Refreshing home is a kind of alertness that many animals retain, honed senses not dulled by noise from talking self. Don’t get me wrong — human speech is indeed a gift. But like many powerful gifts, it’s double-edged. It’s true, peace to Walt Whitman, that animals “do not make me sick discussing their duty to God … Not one kneels to another, nor to his kind that lived thousands of years ago”*

So when I write, as in the previous post, about things like devotion to Brighid, and you’re feeling particularly agnostic about, maybe, absolutely everything, consider J M Greer’s observations about egregor(e)s, the energy of group consciousness that forms around any regular gathering and gives it a distinct character, and especially around magical groups that work intentionally with charging and exploring its potentials. Is Brighid an egregor? Does your local parent-teacher association or book club or university class differ from other groups in any way? Of course. But is Brighid “merely” an egregor?

Richard Dawkins and Sam Harris and other atheists miss a very large point here. I won’t spell it out — you already know it, or else you’re not interested in knowing it.

Greer says, writing about magical lodges:

… egregors capable of carrying the highest levels of power can only be built up on the basis of the living patterns of the realm of meaning, outside space and time. These patterns are what some religions call gods, and what others call aspects of God. They have a reality and a power that have nothing to do with the egregors built up around them, but they use the egregors the way people use clothing or the way actors in many traditional societies use masks. Skillful, intelligent, ethical, and dedicated work with these egregors, according to tradition, can bring lodge members into a state of participation with the primal living powers of existence itself — a state that is the goal of most religions, and as well as the highest summit of the art of magic (Greer, Inside a Magical Lodge, Llywellyn Books, 1998, pgs. 109-110).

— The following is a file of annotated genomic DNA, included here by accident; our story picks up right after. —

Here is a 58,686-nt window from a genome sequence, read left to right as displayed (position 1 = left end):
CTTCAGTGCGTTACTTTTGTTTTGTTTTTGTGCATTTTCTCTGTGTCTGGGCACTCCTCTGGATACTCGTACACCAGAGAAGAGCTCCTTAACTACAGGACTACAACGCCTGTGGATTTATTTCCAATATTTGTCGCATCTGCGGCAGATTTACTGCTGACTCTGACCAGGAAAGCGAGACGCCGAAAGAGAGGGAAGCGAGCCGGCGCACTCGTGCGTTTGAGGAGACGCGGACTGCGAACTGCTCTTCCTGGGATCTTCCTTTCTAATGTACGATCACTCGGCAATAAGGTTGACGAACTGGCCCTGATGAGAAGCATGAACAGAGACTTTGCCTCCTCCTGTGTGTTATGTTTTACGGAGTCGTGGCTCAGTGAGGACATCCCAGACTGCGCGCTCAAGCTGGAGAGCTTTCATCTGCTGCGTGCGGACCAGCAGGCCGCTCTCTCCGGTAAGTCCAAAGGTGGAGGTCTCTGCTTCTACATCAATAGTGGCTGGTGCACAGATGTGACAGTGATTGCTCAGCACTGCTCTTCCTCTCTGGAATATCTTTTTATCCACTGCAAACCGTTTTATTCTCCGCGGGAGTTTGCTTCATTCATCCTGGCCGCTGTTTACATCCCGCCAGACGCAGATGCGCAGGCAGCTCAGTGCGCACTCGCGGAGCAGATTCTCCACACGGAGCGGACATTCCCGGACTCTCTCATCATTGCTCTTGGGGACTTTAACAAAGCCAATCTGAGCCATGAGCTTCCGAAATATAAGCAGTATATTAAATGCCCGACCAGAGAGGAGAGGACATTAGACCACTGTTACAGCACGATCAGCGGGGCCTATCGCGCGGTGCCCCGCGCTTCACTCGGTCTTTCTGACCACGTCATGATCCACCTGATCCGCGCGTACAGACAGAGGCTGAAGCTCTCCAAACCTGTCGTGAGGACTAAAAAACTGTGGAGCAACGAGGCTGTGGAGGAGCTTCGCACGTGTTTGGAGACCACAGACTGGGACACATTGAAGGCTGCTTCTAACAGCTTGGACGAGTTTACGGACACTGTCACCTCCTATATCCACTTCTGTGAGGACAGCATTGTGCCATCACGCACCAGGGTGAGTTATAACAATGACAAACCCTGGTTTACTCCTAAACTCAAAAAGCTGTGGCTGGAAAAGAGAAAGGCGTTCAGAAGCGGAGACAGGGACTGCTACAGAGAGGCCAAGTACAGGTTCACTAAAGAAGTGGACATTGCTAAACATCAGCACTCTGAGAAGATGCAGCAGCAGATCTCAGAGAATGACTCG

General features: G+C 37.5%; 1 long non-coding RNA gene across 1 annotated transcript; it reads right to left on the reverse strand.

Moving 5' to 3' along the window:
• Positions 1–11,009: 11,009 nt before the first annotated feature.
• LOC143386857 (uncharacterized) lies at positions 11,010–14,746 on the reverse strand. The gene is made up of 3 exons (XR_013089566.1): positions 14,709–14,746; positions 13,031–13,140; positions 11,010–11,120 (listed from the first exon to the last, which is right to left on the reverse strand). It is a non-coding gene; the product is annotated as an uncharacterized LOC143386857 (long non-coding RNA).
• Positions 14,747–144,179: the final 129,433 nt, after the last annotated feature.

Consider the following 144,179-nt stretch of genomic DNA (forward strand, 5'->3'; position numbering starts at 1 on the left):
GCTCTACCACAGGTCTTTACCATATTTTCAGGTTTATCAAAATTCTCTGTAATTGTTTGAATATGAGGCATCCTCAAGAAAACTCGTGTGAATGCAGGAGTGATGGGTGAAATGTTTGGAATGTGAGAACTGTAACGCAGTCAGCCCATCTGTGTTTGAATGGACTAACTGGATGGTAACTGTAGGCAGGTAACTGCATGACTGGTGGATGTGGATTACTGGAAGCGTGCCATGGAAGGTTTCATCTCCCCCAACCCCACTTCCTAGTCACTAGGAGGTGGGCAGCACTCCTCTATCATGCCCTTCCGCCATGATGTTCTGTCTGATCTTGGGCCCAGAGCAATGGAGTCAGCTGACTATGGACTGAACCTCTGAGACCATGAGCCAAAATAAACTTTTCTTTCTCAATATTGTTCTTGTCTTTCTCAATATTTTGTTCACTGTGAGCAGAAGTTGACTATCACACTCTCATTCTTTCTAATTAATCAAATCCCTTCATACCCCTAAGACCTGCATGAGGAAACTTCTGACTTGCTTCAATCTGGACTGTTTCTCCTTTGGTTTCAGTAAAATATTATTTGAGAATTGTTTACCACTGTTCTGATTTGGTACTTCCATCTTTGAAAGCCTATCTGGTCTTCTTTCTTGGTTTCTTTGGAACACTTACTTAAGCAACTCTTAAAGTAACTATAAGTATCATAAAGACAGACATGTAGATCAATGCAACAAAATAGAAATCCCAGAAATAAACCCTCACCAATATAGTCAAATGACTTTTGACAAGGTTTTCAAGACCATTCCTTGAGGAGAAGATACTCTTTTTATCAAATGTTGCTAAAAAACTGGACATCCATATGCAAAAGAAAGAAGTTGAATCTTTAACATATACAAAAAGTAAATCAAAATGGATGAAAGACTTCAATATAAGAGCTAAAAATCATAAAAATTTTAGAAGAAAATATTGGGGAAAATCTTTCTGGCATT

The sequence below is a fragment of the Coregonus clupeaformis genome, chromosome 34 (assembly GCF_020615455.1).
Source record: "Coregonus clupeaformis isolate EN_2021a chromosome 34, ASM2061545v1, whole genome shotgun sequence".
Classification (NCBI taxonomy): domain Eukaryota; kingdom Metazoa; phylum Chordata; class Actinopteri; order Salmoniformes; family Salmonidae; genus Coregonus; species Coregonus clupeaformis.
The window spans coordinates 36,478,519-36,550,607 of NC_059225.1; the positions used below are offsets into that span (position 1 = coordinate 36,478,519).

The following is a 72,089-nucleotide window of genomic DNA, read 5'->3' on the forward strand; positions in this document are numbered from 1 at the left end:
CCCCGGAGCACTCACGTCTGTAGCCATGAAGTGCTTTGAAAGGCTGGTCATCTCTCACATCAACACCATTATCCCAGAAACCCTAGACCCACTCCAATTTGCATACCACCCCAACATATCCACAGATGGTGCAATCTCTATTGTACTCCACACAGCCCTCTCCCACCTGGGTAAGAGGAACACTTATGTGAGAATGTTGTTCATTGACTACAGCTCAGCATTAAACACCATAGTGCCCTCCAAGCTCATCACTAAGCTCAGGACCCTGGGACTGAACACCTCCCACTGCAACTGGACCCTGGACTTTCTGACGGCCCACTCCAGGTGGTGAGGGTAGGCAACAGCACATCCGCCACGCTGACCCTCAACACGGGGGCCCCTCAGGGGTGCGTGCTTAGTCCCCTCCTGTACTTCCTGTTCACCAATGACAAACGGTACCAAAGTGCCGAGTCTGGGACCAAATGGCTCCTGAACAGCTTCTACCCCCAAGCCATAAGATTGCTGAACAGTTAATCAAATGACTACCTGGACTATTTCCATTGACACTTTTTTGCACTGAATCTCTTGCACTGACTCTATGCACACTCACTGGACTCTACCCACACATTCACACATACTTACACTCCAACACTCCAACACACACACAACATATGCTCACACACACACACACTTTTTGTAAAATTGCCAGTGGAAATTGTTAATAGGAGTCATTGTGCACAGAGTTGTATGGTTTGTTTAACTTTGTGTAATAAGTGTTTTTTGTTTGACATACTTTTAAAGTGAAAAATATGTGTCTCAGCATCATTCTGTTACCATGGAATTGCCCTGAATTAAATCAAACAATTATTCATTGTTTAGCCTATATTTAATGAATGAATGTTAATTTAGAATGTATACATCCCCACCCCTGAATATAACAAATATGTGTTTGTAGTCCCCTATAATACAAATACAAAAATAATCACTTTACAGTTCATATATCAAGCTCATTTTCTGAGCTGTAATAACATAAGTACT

It’s the part of those willing to work with and within a tradition not to stop at the level of belief in it, but to test and explore its possibilities. We’re worlds away from credal faith here. But you may, if you’re around a devotee of Brighid, especially this time of year, overhear or encounter a song or poem or prayer of dedication, service, and love.

 

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*”I think I could turn and live with the animals“; Song of Myself.

Nineteen Days of Brighid   2 comments

Imbolc, the February 1st or 2nd holiday, part of the seasonal cycle of the “Great Eight” Pagan festivals, has long been associated with Brighid. Goddess, saint, patron of poets, smiths and healers, Brighid is a potent presence for many Druids. Christian Druids can honor her in either or both traditions, and her legends and symbols — effective points of access to her — are many.